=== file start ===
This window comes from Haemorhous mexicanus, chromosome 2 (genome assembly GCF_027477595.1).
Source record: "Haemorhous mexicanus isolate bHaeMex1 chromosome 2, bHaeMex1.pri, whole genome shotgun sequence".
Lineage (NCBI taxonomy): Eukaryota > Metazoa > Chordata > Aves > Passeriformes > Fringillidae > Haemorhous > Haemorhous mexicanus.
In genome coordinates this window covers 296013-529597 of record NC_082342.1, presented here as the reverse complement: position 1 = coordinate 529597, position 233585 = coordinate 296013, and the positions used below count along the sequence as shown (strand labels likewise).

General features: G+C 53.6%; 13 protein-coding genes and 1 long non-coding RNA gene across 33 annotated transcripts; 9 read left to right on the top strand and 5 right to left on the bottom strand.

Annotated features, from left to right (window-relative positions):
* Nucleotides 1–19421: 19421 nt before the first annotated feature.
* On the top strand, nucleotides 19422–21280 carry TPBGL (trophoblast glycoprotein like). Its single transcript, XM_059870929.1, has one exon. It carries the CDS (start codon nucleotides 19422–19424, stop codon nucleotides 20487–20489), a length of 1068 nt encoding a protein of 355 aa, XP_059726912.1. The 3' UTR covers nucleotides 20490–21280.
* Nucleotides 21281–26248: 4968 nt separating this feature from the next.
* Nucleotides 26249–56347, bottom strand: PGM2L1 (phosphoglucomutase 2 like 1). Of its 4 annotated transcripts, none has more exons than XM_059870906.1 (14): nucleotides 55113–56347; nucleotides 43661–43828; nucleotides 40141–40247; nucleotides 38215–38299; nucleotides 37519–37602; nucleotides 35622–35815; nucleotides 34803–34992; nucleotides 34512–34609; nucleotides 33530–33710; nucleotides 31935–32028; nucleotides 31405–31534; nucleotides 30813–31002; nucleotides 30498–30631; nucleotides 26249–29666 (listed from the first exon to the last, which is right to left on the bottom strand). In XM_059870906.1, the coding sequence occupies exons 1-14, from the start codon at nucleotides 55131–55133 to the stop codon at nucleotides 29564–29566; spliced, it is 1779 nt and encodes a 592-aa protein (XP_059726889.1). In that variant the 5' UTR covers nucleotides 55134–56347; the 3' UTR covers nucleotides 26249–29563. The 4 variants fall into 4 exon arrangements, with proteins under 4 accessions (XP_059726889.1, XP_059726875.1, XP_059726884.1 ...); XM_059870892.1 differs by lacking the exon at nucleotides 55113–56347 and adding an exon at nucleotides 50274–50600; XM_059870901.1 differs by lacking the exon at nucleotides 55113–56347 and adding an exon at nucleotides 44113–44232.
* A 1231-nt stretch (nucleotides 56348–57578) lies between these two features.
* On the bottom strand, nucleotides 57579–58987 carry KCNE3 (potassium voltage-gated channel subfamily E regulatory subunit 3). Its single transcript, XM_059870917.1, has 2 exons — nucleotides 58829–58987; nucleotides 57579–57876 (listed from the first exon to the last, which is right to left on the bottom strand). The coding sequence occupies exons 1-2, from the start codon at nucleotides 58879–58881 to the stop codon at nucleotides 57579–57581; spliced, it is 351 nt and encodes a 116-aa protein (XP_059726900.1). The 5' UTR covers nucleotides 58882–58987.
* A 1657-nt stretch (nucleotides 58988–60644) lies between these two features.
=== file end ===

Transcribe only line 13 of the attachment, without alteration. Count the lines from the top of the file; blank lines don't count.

* A 1657-nt stretch (nucleotides 58988–60644) lies between these two features.